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Royals Tug The Heart,

But Giants Have The Arm

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Regardless Of The Great, Cinderella Story That Is The Kansas City Royals, The San Francisco Giants Have Madison Bumgarner On Their Side And He Just Might Be The Hurler That Defines The Dynasty

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By Wayne Schutsky
Modern Times Magazine

Oct. 28, 2014 — I want the Kansas City Royals to win the World Series. I really do. The team is such a great story for an altogether great fanbase that deserves to finally win another title.

And the Giants? Don’t get me started. The team is on the verge of winning its third championship in five years. Some would call that a dynasty. And, dynasties aren’t fun for anyone, except the fans of that team. It’s why the Yankees were such a fun team to hate a decade or so ago. Because no one, outside of the team’s fans, wants to see any team play that good for that long.

The problem is, the Giants are going to win the World Series for one reason and one reason only: Madison Bumgarner.
Even if the Royals win Game 6, odds are they’re going to have to face Bumgarner in Game 7 whether it be in relief or as the starter.

Whether it’s a Lincecum, a Cain or a Bumgarner, San Francisco always seems to have at least one ace up its sleeve. What’s scary for the Royals is, when it comes to the postseason, Bumgarner is the best ace the Giants have had in quite some time.

To put it simply, the Giants ace has been unstoppable. Not just this postseason, but every postseason. In 13 total career postseason games, he is 7-3 with a 2.27 ERA.

Even more impressively, his best numbers have come in the World Series. This is already the young southpaw’s third World Series. So far, he’s 4-0 with a 0.29 ERA. That gives him the lowest ERA in World Series history for pitchers with over 20 innings pitched.

Stop to consider how monumental that is. Of all the greats to make multiple postseason appearances ― Koufax, Mathewson and Rivera come to mind ― Bumgarner has allowed the fewest runs per nine. And, he’s only 26.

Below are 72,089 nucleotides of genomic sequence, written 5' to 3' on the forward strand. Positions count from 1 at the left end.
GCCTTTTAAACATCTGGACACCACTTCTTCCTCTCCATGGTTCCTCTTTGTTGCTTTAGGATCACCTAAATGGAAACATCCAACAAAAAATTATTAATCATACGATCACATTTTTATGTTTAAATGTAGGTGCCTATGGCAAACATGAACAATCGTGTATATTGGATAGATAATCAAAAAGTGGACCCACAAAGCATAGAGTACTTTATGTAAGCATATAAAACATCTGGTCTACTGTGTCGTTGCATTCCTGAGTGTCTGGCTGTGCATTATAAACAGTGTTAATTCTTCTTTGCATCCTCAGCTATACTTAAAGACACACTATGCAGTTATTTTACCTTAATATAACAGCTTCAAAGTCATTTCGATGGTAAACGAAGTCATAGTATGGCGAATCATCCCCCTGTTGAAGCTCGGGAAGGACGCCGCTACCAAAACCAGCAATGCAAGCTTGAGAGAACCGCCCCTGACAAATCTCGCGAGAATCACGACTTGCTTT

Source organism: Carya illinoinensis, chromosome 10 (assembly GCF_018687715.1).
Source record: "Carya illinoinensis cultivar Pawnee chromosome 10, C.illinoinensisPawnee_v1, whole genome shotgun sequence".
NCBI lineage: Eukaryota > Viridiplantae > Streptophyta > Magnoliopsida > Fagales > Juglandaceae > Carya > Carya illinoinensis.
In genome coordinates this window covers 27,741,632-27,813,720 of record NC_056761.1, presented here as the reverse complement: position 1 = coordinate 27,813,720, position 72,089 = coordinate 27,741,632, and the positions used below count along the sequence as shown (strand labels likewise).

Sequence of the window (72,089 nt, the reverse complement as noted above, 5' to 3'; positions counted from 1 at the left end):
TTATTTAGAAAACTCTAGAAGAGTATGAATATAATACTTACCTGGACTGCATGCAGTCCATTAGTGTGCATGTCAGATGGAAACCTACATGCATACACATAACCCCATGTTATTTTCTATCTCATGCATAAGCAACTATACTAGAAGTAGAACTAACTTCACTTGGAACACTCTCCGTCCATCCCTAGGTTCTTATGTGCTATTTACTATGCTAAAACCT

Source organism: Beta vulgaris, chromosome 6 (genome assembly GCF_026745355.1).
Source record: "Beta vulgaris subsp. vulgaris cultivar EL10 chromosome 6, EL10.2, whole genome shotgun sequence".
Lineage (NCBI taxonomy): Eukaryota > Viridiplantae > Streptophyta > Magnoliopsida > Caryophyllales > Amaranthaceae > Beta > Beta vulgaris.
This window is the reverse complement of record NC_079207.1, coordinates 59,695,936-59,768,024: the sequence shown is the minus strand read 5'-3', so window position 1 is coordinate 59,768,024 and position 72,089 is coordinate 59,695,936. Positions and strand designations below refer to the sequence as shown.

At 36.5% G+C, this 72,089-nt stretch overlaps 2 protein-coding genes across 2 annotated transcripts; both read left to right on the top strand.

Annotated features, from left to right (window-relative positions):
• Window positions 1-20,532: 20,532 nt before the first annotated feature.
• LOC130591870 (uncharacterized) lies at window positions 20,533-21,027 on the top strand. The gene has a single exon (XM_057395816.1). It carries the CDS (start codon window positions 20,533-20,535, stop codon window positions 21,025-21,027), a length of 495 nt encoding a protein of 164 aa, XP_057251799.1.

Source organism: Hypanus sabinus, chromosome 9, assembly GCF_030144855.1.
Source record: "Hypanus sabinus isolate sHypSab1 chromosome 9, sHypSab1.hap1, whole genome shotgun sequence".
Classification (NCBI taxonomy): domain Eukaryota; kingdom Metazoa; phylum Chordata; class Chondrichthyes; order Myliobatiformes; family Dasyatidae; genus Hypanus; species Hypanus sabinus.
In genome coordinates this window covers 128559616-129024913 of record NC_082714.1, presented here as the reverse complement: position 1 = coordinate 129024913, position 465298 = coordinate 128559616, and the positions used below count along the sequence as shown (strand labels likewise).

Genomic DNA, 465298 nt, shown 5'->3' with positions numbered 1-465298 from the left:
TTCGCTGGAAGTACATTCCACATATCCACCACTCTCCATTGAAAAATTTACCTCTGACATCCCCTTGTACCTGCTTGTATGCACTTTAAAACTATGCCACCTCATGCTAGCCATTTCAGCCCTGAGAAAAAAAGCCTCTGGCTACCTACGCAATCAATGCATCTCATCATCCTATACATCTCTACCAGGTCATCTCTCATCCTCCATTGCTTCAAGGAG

Not that we should be surprised. Bumgarner hasn’t exactly been a slouch during the regular season, but his postseason success is on another level.

No one will call Bumgarner the best pitcher in baseball. That title unequivocally goes to the Dodger’s Clayton Kershaw. But, Kershaw hasn’t shown an ability to compete in the postseason. Bumgarner, on the other hand, actually gets better in October.

Obviously, Bumgarner’s greatest effect is on opposing batters. He shuts them down and they score less runs and the Giants win.

Simple. For him, it seems.

But, he affects the game in so many more ways.

He takes almost all of the pressure off his offense. When Bumgarner is pitching in the World Series, his team is virtually guaranteed a win as long as it can push across one run.

Just one run.

That takes an enormous load off of the hitters’ shoulders. All they have to do is play small ball, run smart on the basepaths, and wait for the chance to bunt, hit and run or sac fly the team to just one run.

That’s a benefit the Royals just don’t have. No pitcher on the Royals staff has delivered anything close to Bumgarner’s collective performance. The Royals know that can reasonably expect they’re going to have to score at least three or four runs to win a game. That kind of pressure can throw hitters off of their game, because they’re pressing in the box.

If that wasn’t bad enough, they’re facing Bumgarner, so the odds of scoring just one run aren’t that good anyway. He decimates the opposing team on all levels. The Royals are a team that benefits from speed and taking risks on the basepaths.

But, with a pitcher like Bumgarner on the mound, the team simply can’t take the chance of losing a rare baserunner by stealing or fighting for the extra base. Bumgarner literally destroys the Royals game plan. In two games against him this World Series, the Royals have yet to attempt a steal after leading the league in steals during the regular season.

While manager Ned Yost has been a revelation this year for the Royals, I don’t think he has it in him as a coach to start from scratch and create a gameplan to beat Bumgarner in the last game of the season when no one else has figured it out yet.

And, that’s why I don’t think the Royals have a chance to win the World Series. Because Bumgarner is an unstoppable force and Kansas City isn’t quite an immoveable object.

Wayne Schutsky is a senior contributor to Modern Times Magazine.
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